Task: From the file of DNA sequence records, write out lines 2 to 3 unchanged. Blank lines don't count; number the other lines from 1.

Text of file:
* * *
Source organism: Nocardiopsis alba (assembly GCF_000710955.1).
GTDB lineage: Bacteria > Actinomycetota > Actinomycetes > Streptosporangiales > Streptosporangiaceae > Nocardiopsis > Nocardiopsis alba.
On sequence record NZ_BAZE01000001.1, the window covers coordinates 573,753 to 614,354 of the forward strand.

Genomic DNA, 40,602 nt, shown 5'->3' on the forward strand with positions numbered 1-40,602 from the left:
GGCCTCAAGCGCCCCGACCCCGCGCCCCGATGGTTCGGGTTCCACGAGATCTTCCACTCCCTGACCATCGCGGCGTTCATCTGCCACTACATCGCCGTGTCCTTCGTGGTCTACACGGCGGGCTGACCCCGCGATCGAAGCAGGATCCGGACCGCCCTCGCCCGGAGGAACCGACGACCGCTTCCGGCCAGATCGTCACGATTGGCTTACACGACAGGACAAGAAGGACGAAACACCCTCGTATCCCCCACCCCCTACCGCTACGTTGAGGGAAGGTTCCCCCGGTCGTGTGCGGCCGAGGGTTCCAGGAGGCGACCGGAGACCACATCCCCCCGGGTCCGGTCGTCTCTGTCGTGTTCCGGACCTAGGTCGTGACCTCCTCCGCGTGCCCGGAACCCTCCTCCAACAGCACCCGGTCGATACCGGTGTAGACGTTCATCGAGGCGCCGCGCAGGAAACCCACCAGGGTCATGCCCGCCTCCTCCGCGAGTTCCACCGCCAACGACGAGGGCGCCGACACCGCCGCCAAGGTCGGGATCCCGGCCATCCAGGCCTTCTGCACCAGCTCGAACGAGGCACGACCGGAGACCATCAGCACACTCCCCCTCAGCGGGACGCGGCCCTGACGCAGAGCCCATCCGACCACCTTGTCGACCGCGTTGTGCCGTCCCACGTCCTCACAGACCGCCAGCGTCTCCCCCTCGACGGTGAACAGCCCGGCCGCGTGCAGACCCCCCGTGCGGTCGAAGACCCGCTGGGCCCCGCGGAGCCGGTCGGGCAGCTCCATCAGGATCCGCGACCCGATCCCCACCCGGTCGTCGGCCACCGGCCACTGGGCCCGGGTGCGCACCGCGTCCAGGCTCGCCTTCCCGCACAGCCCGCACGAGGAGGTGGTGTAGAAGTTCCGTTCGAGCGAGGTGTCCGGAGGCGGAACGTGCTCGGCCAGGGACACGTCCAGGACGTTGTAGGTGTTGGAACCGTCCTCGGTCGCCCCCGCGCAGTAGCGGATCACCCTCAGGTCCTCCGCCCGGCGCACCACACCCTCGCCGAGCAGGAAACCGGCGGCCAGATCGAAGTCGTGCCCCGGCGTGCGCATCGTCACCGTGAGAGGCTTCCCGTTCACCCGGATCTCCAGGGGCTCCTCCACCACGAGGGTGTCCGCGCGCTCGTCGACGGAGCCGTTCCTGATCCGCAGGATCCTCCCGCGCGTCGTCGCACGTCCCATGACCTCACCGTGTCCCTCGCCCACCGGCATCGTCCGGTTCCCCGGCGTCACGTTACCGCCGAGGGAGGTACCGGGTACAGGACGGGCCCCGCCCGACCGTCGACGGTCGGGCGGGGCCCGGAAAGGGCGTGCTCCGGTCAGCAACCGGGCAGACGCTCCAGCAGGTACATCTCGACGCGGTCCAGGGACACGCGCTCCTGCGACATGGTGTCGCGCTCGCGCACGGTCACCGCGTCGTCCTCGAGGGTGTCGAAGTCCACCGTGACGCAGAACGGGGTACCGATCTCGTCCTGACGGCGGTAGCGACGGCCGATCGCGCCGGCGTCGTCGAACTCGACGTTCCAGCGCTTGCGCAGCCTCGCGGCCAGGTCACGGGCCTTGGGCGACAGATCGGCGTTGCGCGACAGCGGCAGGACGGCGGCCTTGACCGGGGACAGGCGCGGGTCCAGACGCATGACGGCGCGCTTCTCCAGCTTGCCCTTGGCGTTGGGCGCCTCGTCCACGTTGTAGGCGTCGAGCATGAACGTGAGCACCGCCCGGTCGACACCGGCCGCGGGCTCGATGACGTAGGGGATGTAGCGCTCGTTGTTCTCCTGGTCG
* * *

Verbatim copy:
GTDB lineage: Bacteria > Actinomycetota > Actinomycetes > Streptosporangiales > Streptosporangiaceae > Nocardiopsis > Nocardiopsis alba.
On sequence record NZ_BAZE01000001.1, the window covers coordinates 573,753 to 614,354 of the forward strand.